This is a darling question and I thank you so much for asking me it. Jamaica is just blessed when it comes to having artistic talent in my view, and it is especially blessed when it comes to having poets. The poet whose work gives me goose bumps at the moment, whose work is sooooo good, is Tanya Shirley. She is a young poet based at the University of the West Indies, and I mean the woman’s work is like thunder-clap! So strong, so powerful, so good. She came out with a very good first collection from Peepal Tree Press, but in that first collection there was a sense that she was not in full command of her voice. Now, there is no question that she is in full command of her voice, and her most recent poems are mesmerizing and amazing. I can’t wait … absolutely cannot wait … for Tanya Shirley to come out with a second collection of poems.

Velma Pollard’s work has also been consistently strong, as is the work of Geoffrey Philp and Aza Weir-Soley, both based in Florida. I also like a great deal the work of Ann-Margaret Lim, another poet based in Jamaica, who just came out with her first collection of poems. Opal Palmer Adisa and Marcia Douglas have both been writing and publishing solid poems for many years now. And then there is Mervyn Morris who remains an amazing poet. There are of course many other poets doing really good work, but off the top of my head, those are the ones I can think of.


April 25, 1507

In a print shop in St. Die, a small town of flax weavers and brick makers with a reputation for brutish backwards peasants, nestled in the woody folds of the low blue-ridged

mountains in the region known as Lorraine, a region fought over and bartered back and forth between France and Germany because of its unquestioned and dramatic

beauty, the cartographers have just put the finishing touches to the map that will extend the borders of the known world adding a fourth continent after Europe, Asia and Africa.

They have decided to name this new world, this terrestrial paradise, after a restless wandering man with a stunning aptitude for making himself over: from someone

with an illicit household and dubious companions, who himself bartered in human flesh, to a celestial navigator, stargazer, with a firm eye fixed on the exotic. Here was a man

of business, of action, known to do whatever he had to do to make another dollar. (The cartographers and scholars, of course, would later claim to have never known about his

procuring, his acting as a go-between, and his delivering-a-ring for his clients). For this man, this magician who became a magus, with his vague descriptions and apocalyptic

visions of a deeper darker green than nature, it was not the talking-bird with its dazzling colors, which Columbus first brought home that mattered, nor the curious natives

who he spent days encircling then coming up closer to examine, but rather the tiny droplets of gold in the pale of his hand, which shimmered and shimmered before it lit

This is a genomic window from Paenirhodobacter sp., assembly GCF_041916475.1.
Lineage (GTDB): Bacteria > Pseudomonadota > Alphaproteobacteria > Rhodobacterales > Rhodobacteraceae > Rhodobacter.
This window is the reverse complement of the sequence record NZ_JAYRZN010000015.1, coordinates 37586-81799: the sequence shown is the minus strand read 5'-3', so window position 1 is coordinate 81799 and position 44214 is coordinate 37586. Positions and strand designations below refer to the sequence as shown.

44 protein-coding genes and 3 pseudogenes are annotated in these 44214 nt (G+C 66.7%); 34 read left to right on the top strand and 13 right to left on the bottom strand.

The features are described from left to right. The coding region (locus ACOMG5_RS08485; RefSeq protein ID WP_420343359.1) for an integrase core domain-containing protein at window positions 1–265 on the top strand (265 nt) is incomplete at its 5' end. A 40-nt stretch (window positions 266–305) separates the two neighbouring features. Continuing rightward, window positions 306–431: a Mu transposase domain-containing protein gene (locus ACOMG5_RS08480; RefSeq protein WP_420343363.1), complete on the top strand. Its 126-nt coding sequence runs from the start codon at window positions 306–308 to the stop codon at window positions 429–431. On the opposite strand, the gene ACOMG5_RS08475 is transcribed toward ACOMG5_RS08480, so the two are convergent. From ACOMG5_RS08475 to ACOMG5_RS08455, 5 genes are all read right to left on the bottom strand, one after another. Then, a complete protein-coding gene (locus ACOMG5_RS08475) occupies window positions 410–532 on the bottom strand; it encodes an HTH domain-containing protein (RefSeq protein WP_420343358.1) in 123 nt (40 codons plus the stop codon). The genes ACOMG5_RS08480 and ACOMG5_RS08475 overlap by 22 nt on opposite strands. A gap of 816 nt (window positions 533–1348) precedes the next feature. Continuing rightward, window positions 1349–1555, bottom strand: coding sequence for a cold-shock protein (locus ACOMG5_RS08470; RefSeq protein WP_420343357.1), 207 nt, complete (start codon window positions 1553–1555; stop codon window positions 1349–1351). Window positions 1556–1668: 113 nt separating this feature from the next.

a fire that threw light on the new land that would be called America.


You cannot go around the world and not come back a changed person. This is what I tell everyone who ask what it was like, my five years on the Beagle. But every life is,

in one way or another, a journey, a voyaging towards and away from the center.
Those years they called me Philos—short for ship’s philosopher. My endless cataloguing

and note-taking. The birds of many species I collected and bundled. By then I had learnt the ancient arts of taxidermy from my friend John Edmonston, a free slave who arrived

in Scotland from his withering experiences in the Americas. It was not as hard as some have speculated for me to befriend this young man. My family and I, after all, have

always been abolitionists, and I, unlike the ship’s captain was not fooled by that display
in Rio de Janiero where a callous plantation owner had his slaves, all lined up in perfect

order, extolling for us visitors the wonders of slave indenture. Later, back on the ship, that vicious quarrel that so many people over the years have alluded to. I say this again,

the Captain believed that plantation owner because he wanted to. These days I am
an old man contented to potter about his English garden. But when I close my eyes

I am not here in dear old England but going again through those clear blue waters;
that unforgettable five weeks in the Galapagos. Yes, the Galapagos, that modern day

primeval garden. The long-tailed iridescent iguana I took up with my bare hands,
the hawk I pushed with my gun from among low branches, and the giant tortoise I rode

all over the island. The animals and birds on the islands were so unused to us humans
that they were much too trusting, poor things, much too trusting in their behavior.

Transmigration of the Souls

The things that women fear and worry about are different from the things that men fear and worry about. Put another way, our concerns, our preoccupations, do not line up,

like soldiers at attention, one behind the other. When I married my cousin Charles Darwin, my friend since childhood, I knew that I had married a thinking man.

Before I married him I knew about his thoughts on transmutation, the writings
that filled one notebook after another. Time and time again he would come back

to the idea that people now so easily call Natural Selection, circling it, as astutely as
a hunter circles its prey. Somehow I knew even then that one day he would do the

unthinkable: take God out of the equation altogether and just that thought alone made him sick, made his entire family sick, with one ailment after another. Charles, in fact,

was never again to enjoy the robust health he had enjoyed while voyaging on the Beagle.
I want to be able to say that I, Emma Darwin, never questioned the means and motives

of my husband Charles Darwin, but that would be a lie. For it was as a wife, a woman,
and the mother of his children, that I cautioned him: Charles, be careful in what it is

that you are bringing to fruition, this thing that you are so hunched over in your study, day after day creating, for your doubts and assignations and endless questioning might so

anger the God I still believe in that he prevents us meeting in the afterlife and, like we have long wanted, always belonging to each other.